lying child
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Children who tell blunt truths like "I don't want this present--it's ugly!" are more likely to be judged harshly by adults than those who bend the truth.

The research shows that adults are giving children conflicting messages about lying and telling the truth.

The research shows there is a complicated relationship between the truth and what children are taught to believe.

At some point, most parents will be embarrassed or upset by their child's honesty. It is normal for children to learn to tell lies.

She says that children are taught to lie from a young age. Despite conflicting messages from adults about the acceptability of lying as opposed to truth-telling, we don't know much about the mechanisms and processes that underlie the development and shaping of the critical social skill of pro social lying.

Children are learning about honesty in a complex environment. It appears to be an important social skill to lie to fit in with other's expectations but this is in spite of potential conflicting messages from their adult caregivers.

The results show that 267 people from Northeast US were shown videos of children telling the truth or lying.

The children lied to protect themselves. A child is telling a lie about where their sister is hiding. Children lied out of politeness in order to avoid hurting someone's feelings.

Children acted out four different lies or truths. In the hiding sister scenario, the "blunt lie" was that she went to the library to do homework; the subtle lie was that she might have gone to bed; and the blunt truth was that she might have gone to bed.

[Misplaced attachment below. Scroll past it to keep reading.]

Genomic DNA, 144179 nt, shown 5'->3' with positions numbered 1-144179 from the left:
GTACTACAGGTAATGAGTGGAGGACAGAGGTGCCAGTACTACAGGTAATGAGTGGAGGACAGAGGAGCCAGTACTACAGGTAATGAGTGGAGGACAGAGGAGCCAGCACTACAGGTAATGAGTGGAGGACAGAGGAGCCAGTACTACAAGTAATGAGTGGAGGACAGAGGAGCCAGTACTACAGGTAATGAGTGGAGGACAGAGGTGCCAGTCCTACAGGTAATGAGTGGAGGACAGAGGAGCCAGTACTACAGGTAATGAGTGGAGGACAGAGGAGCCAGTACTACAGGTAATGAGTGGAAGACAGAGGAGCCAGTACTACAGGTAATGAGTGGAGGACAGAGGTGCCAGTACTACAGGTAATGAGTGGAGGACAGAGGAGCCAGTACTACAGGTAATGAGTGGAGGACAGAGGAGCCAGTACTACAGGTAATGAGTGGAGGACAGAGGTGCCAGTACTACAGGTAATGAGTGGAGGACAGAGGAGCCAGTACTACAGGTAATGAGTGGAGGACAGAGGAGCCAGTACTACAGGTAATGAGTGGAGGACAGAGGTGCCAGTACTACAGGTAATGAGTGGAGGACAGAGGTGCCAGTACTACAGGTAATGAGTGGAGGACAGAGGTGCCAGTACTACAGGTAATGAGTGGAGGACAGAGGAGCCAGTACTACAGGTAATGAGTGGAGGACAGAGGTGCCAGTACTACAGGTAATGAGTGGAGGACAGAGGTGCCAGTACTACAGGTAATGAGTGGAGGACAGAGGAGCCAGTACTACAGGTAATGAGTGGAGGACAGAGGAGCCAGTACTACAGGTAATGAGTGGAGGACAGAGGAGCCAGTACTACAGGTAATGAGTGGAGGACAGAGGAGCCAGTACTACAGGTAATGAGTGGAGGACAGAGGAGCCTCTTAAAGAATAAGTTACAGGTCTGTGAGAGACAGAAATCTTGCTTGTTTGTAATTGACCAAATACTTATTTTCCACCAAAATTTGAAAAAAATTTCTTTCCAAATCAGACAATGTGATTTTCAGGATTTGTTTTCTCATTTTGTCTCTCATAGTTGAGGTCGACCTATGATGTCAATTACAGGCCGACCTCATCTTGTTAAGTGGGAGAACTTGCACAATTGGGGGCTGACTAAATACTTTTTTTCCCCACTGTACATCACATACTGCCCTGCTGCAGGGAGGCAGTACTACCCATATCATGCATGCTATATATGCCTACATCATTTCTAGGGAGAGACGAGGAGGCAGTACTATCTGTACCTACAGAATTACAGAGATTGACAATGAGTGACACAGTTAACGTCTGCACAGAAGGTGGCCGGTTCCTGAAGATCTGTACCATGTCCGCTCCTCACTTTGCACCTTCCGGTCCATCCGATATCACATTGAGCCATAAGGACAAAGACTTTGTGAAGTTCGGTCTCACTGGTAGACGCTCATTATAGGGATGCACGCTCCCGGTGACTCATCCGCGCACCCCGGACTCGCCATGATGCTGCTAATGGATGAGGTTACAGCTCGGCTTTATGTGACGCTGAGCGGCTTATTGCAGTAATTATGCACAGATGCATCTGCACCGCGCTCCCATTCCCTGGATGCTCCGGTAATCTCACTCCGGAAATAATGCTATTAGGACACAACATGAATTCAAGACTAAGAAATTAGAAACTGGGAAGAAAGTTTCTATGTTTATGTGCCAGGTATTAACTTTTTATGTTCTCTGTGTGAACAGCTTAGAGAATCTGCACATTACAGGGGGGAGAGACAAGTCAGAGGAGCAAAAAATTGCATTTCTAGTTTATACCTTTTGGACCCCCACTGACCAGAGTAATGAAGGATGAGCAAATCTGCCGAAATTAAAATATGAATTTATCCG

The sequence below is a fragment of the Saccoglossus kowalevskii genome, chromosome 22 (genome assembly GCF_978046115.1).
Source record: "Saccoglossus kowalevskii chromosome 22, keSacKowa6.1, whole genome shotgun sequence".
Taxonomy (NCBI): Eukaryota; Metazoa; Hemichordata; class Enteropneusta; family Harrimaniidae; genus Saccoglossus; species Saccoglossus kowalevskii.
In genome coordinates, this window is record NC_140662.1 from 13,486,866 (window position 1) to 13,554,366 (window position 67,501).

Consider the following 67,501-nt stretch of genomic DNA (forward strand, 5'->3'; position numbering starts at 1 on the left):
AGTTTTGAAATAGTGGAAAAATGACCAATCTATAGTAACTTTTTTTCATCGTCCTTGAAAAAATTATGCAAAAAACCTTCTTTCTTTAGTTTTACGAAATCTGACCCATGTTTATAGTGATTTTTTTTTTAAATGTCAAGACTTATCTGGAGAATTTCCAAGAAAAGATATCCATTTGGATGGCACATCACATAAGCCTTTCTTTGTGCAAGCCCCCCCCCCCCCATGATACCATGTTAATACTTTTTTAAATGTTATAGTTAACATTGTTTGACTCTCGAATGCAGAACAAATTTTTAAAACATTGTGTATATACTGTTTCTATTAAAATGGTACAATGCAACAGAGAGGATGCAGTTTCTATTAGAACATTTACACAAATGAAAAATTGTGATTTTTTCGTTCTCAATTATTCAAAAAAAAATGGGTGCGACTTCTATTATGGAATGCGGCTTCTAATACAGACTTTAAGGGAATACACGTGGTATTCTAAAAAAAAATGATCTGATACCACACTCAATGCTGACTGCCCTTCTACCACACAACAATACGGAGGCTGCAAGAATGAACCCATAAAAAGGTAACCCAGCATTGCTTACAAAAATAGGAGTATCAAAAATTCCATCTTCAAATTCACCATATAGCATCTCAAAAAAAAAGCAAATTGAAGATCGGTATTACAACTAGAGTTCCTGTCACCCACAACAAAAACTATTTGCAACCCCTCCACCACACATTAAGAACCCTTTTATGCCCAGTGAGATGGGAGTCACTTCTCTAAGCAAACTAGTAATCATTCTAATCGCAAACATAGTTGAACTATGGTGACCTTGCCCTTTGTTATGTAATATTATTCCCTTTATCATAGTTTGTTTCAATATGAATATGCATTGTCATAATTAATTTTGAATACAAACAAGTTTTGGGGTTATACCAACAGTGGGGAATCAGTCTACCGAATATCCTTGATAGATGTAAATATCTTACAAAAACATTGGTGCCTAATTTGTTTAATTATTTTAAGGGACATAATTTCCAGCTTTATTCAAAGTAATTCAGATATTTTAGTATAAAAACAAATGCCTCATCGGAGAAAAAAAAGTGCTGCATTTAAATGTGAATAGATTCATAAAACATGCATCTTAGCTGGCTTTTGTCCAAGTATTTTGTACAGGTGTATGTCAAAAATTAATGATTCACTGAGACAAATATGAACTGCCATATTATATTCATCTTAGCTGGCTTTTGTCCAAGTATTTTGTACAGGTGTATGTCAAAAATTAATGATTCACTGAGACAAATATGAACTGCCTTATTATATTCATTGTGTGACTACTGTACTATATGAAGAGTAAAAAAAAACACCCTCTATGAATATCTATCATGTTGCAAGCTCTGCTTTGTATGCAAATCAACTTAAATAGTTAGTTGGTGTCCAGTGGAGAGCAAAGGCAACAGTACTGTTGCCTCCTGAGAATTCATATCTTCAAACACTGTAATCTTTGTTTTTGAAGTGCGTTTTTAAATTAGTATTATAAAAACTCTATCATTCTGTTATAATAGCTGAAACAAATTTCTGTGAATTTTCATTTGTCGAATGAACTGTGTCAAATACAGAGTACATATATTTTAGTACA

The adults rated the child's trustworthiness, kindness, reliability, competence, likeability, intelligence and honesty after watching the videos. Participants rated how likely they would be to punish the child if they lied.

The adults judged the blunt truth-tellers more harshly than those who lied because they wanted to be polite. Children who lied to protect others had less of an effect on how adults view them.

The study participants said they would most reward the children for telling subtle truths such as "I think she might be outside"

The study shows how adults view lies that children tell in order to fit in and be seen as positive. By looking at which behaviors adults would reward or punish in children, the results suggest how these perceptions shape children's behavior in a way that is acceptable to society.

It is little wonder that children engage in nuanced lie-telling from an early age.

The degree to which adults are inconsistent in their evaluations and self- reported behavioral responses to children of different ages who lie or tell the truth is shown in our study. There are still questions as to whether their in-person behavior would follow suit, but it is likely that these conflicting explicit and implicit messages about honesty and dishonesty act as socializing influences and shape children's early behavior.

There was a mixed range of ethnicities represented in the sample size and location of the study. Adults were asked to rate how believable the children were to factor in the quality of their acting skills.

The research will look at how these early socialization processes affect the development of children's truth- and lie-telling as they grow into adults.

More information: Laure Brimbal et al, Inconvenient truth-tellers: Perceptions of children's blunt honesty, Journal of Moral Education (2022). DOI: 10.1080/03057240.2022.2109606